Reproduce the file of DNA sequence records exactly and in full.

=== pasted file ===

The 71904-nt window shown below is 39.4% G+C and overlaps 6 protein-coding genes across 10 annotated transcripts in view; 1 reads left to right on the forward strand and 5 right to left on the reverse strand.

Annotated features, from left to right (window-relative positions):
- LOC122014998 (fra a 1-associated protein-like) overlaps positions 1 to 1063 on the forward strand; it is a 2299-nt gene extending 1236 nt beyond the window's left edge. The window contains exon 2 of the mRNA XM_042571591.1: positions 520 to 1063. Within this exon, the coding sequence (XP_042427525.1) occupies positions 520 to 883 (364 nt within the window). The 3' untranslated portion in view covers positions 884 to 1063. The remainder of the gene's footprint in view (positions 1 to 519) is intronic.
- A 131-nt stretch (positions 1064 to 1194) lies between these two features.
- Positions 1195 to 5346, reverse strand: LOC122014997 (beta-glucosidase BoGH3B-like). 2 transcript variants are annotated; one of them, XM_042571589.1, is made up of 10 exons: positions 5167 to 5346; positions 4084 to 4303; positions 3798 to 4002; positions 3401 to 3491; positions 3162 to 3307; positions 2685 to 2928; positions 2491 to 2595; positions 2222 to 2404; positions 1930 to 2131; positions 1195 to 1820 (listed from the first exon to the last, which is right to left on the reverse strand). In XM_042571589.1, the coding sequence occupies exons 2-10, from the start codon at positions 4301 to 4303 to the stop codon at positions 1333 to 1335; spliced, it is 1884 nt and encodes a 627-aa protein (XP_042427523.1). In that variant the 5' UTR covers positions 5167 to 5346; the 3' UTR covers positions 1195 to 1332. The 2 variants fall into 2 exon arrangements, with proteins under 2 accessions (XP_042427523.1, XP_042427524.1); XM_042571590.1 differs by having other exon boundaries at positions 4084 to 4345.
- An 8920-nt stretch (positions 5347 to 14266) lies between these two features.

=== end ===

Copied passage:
The 71904-nt window shown below is 39.4% G+C and overlaps 6 protein-coding genes across 10 annotated transcripts in view; 1 reads left to right on the forward strand and 5 right to left on the reverse strand.

Annotated features, from left to right (window-relative positions):
- LOC122014998 (fra a 1-associated protein-like) overlaps positions 1 to 1063 on the forward strand; it is a 2299-nt gene extending 1236 nt beyond the window's left edge. The window contains exon 2 of the mRNA XM_042571591.1: positions 520 to 1063. Within this exon, the coding sequence (XP_042427525.1) occupies positions 520 to 883 (364 nt within the window). The 3' untranslated portion in view covers positions 884 to 1063. The remainder of the gene's footprint in view (positions 1 to 519) is intronic.
- A 131-nt stretch (positions 1064 to 1194) lies between these two features.
- Positions 1195 to 5346, reverse strand: LOC122014997 (beta-glucosidase BoGH3B-like). 2 transcript variants are annotated; one of them, XM_042571589.1, is made up of 10 exons: positions 5167 to 5346; positions 4084 to 4303; positions 3798 to 4002; positions 3401 to 3491; positions 3162 to 3307; positions 2685 to 2928; positions 2491 to 2595; positions 2222 to 2404; positions 1930 to 2131; positions 1195 to 1820 (listed from the first exon to the last, which is right to left on the reverse strand). In XM_042571589.1, the coding sequence occupies exons 2-10, from the start codon at positions 4301 to 4303 to the stop codon at positions 1333 to 1335; spliced, it is 1884 nt and encodes a 627-aa protein (XP_042427523.1). In that variant the 5' UTR covers positions 5167 to 5346; the 3' UTR covers positions 1195 to 1332. The 2 variants fall into 2 exon arrangements, with proteins under 2 accessions (XP_042427523.1, XP_042427524.1); XM_042571590.1 differs by having other exon boundaries at positions 4084 to 4345.
- An 8920-nt stretch (positions 5347 to 14266) lies between these two features.